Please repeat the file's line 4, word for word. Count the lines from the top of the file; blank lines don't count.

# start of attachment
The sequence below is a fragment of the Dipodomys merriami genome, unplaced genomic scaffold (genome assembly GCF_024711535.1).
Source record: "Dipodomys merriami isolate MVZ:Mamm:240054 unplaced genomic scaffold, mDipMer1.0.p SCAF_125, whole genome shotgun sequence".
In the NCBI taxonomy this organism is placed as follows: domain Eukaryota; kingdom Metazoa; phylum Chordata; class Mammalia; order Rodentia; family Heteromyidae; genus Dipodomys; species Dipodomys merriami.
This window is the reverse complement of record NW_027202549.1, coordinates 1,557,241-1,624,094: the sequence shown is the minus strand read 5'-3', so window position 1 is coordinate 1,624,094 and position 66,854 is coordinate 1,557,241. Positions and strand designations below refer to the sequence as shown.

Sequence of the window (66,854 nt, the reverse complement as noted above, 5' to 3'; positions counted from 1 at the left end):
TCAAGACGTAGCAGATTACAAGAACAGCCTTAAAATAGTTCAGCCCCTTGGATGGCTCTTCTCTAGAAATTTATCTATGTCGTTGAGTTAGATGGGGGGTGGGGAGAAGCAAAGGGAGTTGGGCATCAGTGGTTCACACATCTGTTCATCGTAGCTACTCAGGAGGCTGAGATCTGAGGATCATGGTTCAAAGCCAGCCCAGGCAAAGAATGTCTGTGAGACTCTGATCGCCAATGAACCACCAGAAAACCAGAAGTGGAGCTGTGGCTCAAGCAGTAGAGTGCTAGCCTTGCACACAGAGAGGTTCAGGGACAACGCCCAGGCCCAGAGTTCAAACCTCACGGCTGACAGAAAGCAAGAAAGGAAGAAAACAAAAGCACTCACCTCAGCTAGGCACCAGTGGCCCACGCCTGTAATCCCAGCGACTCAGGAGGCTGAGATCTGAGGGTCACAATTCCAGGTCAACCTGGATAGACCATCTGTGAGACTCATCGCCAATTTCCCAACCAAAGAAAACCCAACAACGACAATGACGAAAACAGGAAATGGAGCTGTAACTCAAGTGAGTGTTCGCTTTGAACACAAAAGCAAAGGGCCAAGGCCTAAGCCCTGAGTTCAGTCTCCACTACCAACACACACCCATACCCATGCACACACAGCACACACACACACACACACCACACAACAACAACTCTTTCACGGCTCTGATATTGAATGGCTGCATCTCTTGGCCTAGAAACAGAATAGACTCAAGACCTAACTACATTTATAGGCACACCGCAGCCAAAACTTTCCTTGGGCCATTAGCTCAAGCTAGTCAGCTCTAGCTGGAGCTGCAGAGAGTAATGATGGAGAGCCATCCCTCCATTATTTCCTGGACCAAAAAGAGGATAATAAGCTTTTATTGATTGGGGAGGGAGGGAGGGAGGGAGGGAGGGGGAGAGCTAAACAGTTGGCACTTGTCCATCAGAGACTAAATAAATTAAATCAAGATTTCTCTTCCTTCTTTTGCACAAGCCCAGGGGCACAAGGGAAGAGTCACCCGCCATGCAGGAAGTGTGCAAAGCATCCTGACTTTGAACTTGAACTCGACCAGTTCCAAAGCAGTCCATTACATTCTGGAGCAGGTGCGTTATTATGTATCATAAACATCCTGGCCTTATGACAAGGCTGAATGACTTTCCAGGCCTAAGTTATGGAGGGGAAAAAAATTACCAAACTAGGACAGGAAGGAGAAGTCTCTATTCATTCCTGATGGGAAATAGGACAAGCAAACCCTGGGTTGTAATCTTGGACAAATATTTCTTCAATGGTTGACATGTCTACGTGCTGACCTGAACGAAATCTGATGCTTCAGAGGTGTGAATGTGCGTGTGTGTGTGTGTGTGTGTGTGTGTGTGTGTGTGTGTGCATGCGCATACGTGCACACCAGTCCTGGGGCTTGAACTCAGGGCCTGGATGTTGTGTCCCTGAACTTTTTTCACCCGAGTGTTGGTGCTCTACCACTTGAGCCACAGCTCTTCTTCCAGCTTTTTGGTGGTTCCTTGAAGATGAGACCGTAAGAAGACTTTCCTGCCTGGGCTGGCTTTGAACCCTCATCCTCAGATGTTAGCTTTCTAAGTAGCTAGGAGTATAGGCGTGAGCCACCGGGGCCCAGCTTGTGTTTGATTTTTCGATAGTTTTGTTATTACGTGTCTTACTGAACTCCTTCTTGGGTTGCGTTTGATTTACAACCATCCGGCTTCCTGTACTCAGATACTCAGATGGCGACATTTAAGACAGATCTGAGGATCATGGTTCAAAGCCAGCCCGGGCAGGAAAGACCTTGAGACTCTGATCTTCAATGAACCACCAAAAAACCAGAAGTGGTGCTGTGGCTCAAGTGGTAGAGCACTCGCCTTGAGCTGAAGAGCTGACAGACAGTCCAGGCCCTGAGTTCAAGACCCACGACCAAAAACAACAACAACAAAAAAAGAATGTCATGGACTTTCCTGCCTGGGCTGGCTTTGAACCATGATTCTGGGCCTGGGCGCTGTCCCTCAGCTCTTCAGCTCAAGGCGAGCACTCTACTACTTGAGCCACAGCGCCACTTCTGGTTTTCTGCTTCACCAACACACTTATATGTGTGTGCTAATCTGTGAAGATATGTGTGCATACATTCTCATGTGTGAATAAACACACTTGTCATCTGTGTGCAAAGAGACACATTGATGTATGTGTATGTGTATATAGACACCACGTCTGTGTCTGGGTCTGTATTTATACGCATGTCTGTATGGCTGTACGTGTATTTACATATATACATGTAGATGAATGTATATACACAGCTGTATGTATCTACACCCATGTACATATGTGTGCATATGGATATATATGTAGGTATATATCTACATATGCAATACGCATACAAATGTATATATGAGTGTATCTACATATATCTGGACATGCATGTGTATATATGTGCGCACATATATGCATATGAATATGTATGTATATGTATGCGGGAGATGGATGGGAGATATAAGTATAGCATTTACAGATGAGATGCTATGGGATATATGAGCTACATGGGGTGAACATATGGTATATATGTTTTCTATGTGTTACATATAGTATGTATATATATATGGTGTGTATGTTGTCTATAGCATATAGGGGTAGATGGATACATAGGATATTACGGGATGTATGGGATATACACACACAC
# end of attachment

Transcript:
This window is the reverse complement of record NW_027202549.1, coordinates 1,557,241-1,624,094: the sequence shown is the minus strand read 5'-3', so window position 1 is coordinate 1,624,094 and position 66,854 is coordinate 1,557,241. Positions and strand designations below refer to the sequence as shown.